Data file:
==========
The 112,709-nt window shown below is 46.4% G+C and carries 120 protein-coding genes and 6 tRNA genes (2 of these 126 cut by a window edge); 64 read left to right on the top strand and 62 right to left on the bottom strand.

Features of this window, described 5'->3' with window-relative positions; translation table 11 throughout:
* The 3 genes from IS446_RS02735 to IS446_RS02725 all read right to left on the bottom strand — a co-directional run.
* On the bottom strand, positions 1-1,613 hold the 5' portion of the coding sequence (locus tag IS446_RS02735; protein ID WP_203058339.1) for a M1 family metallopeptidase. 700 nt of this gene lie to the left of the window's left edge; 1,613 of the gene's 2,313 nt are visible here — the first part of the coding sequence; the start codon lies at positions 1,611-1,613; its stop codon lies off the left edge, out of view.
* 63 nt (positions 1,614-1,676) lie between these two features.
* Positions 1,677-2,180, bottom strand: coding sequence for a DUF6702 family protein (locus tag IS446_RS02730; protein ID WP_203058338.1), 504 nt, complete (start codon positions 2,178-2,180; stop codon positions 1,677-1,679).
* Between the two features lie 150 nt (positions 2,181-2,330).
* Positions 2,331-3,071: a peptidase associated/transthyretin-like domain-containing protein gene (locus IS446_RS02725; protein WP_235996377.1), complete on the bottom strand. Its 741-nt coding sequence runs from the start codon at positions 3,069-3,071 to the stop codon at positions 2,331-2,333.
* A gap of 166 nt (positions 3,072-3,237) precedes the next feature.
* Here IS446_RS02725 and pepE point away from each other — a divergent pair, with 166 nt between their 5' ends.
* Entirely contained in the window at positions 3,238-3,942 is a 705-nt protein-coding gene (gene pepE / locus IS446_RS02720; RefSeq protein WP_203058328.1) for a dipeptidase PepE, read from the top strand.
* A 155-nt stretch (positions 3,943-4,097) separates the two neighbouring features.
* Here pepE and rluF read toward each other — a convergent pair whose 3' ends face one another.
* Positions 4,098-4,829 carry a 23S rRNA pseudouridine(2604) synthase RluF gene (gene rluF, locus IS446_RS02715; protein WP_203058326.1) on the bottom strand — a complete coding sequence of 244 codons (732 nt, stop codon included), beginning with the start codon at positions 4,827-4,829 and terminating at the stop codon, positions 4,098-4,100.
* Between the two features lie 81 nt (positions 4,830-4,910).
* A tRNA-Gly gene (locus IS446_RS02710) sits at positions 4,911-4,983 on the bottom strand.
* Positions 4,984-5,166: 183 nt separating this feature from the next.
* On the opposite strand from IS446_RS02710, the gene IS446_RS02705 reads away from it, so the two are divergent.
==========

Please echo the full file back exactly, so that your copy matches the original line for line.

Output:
The 112,709-nt window shown below is 46.4% G+C and carries 120 protein-coding genes and 6 tRNA genes (2 of these 126 cut by a window edge); 64 read left to right on the top strand and 62 right to left on the bottom strand.

Features of this window, described 5'->3' with window-relative positions; translation table 11 throughout:
* The 3 genes from IS446_RS02735 to IS446_RS02725 all read right to left on the bottom strand — a co-directional run.
* On the bottom strand, positions 1-1,613 hold the 5' portion of the coding sequence (locus tag IS446_RS02735; protein ID WP_203058339.1) for a M1 family metallopeptidase. 700 nt of this gene lie to the left of the window's left edge; 1,613 of the gene's 2,313 nt are visible here — the first part of the coding sequence; the start codon lies at positions 1,611-1,613; its stop codon lies off the left edge, out of view.
* 63 nt (positions 1,614-1,676) lie between these two features.
* Positions 1,677-2,180, bottom strand: coding sequence for a DUF6702 family protein (locus tag IS446_RS02730; protein ID WP_203058338.1), 504 nt, complete (start codon positions 2,178-2,180; stop codon positions 1,677-1,679).
* Between the two features lie 150 nt (positions 2,181-2,330).
* Positions 2,331-3,071: a peptidase associated/transthyretin-like domain-containing protein gene (locus IS446_RS02725; protein WP_235996377.1), complete on the bottom strand. Its 741-nt coding sequence runs from the start codon at positions 3,069-3,071 to the stop codon at positions 2,331-2,333.
* A gap of 166 nt (positions 3,072-3,237) precedes the next feature.
* Here IS446_RS02725 and pepE point away from each other — a divergent pair, with 166 nt between their 5' ends.
* Entirely contained in the window at positions 3,238-3,942 is a 705-nt protein-coding gene (gene pepE / locus IS446_RS02720; RefSeq protein WP_203058328.1) for a dipeptidase PepE, read from the top strand.
* A 155-nt stretch (positions 3,943-4,097) separates the two neighbouring features.
* Here pepE and rluF read toward each other — a convergent pair whose 3' ends face one another.
* Positions 4,098-4,829 carry a 23S rRNA pseudouridine(2604) synthase RluF gene (gene rluF, locus IS446_RS02715; protein WP_203058326.1) on the bottom strand — a complete coding sequence of 244 codons (732 nt, stop codon included), beginning with the start codon at positions 4,827-4,829 and terminating at the stop codon, positions 4,098-4,100.
* Between the two features lie 81 nt (positions 4,830-4,910).
* A tRNA-Gly gene (locus IS446_RS02710) sits at positions 4,911-4,983 on the bottom strand.
* Positions 4,984-5,166: 183 nt separating this feature from the next.
* On the opposite strand from IS446_RS02710, the gene IS446_RS02705 reads away from it, so the two are divergent.